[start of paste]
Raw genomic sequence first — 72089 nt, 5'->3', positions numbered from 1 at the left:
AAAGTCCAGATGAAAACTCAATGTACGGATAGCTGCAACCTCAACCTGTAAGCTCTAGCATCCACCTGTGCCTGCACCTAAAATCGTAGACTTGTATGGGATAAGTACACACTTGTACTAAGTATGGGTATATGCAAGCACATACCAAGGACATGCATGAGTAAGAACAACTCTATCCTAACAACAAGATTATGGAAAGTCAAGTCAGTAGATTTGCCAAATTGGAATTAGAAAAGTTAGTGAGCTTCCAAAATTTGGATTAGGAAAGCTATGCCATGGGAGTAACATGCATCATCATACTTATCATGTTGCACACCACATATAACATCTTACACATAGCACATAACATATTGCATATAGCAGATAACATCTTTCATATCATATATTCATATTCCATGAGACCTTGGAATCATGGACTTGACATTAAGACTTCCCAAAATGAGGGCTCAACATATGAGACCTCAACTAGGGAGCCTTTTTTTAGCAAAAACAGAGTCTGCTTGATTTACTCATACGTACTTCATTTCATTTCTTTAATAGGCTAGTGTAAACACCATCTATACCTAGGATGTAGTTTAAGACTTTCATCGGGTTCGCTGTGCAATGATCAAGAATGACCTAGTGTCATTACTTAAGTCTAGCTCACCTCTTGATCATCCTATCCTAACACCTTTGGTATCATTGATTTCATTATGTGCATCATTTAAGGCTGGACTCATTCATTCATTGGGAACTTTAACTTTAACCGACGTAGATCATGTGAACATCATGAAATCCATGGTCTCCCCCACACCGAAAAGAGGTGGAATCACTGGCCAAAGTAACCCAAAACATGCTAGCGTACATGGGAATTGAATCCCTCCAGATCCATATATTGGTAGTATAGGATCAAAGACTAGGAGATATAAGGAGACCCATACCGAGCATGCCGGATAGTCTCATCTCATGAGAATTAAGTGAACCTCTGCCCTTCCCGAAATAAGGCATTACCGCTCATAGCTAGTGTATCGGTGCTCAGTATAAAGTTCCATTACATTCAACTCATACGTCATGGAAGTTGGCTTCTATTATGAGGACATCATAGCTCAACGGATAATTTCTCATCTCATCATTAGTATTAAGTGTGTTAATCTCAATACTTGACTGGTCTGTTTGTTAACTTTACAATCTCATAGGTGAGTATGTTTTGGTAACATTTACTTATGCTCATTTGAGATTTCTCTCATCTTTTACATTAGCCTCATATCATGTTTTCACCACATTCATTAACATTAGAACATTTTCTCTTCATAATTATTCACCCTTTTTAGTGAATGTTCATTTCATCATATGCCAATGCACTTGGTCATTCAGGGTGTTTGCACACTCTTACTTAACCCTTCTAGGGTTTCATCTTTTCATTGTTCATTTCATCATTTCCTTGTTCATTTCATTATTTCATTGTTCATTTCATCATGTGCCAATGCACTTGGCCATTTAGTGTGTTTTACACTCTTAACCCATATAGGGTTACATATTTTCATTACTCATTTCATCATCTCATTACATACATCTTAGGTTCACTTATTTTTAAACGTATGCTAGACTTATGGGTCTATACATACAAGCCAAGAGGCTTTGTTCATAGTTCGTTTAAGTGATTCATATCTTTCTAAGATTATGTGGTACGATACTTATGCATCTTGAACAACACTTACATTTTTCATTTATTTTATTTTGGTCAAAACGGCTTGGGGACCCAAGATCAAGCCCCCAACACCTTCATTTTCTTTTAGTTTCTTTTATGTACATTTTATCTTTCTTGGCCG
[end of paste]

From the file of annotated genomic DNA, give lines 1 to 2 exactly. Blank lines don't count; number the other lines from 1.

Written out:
Raw genomic sequence first — 72089 nt, 5'->3', positions numbered from 1 at the left:
AAAGTCCAGATGAAAACTCAATGTACGGATAGCTGCAACCTCAACCTGTAAGCTCTAGCATCCACCTGTGCCTGCACCTAAAATCGTAGACTTGTATGGGATAAGTACACACTTGTACTAAGTATGGGTATATGCAAGCACATACCAAGGACATGCATGAGTAAGAACAACTCTATCCTAACAACAAGATTATGGAAAGTCAAGTCAGTAGATTTGCCAAATTGGAATTAGAAAAGTTAGTGAGCTTCCAAAATTTGGATTAGGAAAGCTATGCCATGGGAGTAACATGCATCATCATACTTATCATGTTGCACACCACATATAACATCTTACACATAGCACATAACATATTGCATATAGCAGATAACATCTTTCATATCATATATTCATATTCCATGAGACCTTGGAATCATGGACTTGACATTAAGACTTCCCAAAATGAGGGCTCAACATATGAGACCTCAACTAGGGAGCCTTTTTTTAGCAAAAACAGAGTCTGCTTGATTTACTCATACGTACTTCATTTCATTTCTTTAATAGGCTAGTGTAAACACCATCTATACCTAGGATGTAGTTTAAGACTTTCATCGGGTTCGCTGTGCAATGATCAAGAATGACCTAGTGTCATTACTTAAGTCTAGCTCACCTCTTGATCATCCTATCCTAACACCTTTGGTATCATTGATTTCATTATGTGCATCATTTAAGGCTGGACTCATTCATTCATTGGGAACTTTAACTTTAACCGACGTAGATCATGTGAACATCATGAAATCCATGGTCTCCCCCACACCGAAAAGAGGTGGAATCACTGGCCAAAGTAACCCAAAACATGCTAGCGTACATGGGAATTGAATCCCTCCAGATCCATATATTGGTAGTATAGGATCAAAGACTAGGAGATATAAGGAGACCCATACCGAGCATGCCGGATAGTCTCATCTCATGAGAATTAAGTGAACCTCTGCCCTTCCCGAAATAAGGCATTACCGCTCATAGCTAGTGTATCGGTGCTCAGTATAAAGTTCCATTACATTCAACTCATACGTCATGGAAGTTGGCTTCTATTATGAGGACATCATAGCTCAACGGATAATTTCTCATCTCATCATTAGTATTAAGTGTGTTAATCTCAATACTTGACTGGTCTGTTTGTTAACTTTACAATCTCATAGGTGAGTATGTTTTGGTAACATTTACTTATGCTCATTTGAGATTTCTCTCATCTTTTACATTAGCCTCATATCATGTTTTCACCACATTCATTAACATTAGAACATTTTCTCTTCATAATTATTCACCCTTTTTAGTGAATGTTCATTTCATCATATGCCAATGCACTTGGTCATTCAGGGTGTTTGCACACTCTTACTTAACCCTTCTAGGGTTTCATCTTTTCATTGTTCATTTCATCATTTCCTTGTTCATTTCATTATTTCATTGTTCATTTCATCATGTGCCAATGCACTTGGCCATTTAGTGTGTTTTACACTCTTAACCCATATAGGGTTACATATTTTCATTACTCATTTCATCATCTCATTACATACATCTTAGGTTCACTTATTTTTAAACGTATGCTAGACTTATGGGTCTATACATACAAGCCAAGAGGCTTTGTTCATAGTTCGTTTAAGTGATTCATATCTTTCTAAGATTATGTGGTACGATACTTATGCATCTTGAACAACACTTACATTTTTCATTTATTTTATTTTGGTCAAAACGGCTTGGGGACCCAAGATCAAGCCCCCAACACCTTCATTTTCTTTTAGTTTCTTTTATGTACATTTTATCTTTCTTGGCCG